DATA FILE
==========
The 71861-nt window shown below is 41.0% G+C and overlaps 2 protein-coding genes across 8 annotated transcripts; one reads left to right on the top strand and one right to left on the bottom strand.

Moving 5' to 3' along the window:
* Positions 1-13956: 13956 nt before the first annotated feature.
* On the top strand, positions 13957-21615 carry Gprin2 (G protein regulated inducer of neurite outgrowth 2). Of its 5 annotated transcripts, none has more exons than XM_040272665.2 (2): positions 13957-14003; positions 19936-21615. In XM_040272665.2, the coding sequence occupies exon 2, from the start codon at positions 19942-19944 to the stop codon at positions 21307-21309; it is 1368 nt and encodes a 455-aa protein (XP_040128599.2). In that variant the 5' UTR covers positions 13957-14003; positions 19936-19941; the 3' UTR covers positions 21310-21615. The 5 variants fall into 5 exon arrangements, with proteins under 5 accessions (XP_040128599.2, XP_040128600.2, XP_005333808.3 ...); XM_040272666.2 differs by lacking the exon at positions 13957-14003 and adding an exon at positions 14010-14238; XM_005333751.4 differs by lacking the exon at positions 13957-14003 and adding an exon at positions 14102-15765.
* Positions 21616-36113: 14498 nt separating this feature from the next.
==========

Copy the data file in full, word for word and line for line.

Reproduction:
The 71861-nt window shown below is 41.0% G+C and overlaps 2 protein-coding genes across 8 annotated transcripts; one reads left to right on the top strand and one right to left on the bottom strand.

Moving 5' to 3' along the window:
* Positions 1-13956: 13956 nt before the first annotated feature.
* On the top strand, positions 13957-21615 carry Gprin2 (G protein regulated inducer of neurite outgrowth 2). Of its 5 annotated transcripts, none has more exons than XM_040272665.2 (2): positions 13957-14003; positions 19936-21615. In XM_040272665.2, the coding sequence occupies exon 2, from the start codon at positions 19942-19944 to the stop codon at positions 21307-21309; it is 1368 nt and encodes a 455-aa protein (XP_040128599.2). In that variant the 5' UTR covers positions 13957-14003; positions 19936-19941; the 3' UTR covers positions 21310-21615. The 5 variants fall into 5 exon arrangements, with proteins under 5 accessions (XP_040128599.2, XP_040128600.2, XP_005333808.3 ...); XM_040272666.2 differs by lacking the exon at positions 13957-14003 and adding an exon at positions 14010-14238; XM_005333751.4 differs by lacking the exon at positions 13957-14003 and adding an exon at positions 14102-15765.
* Positions 21616-36113: 14498 nt separating this feature from the next.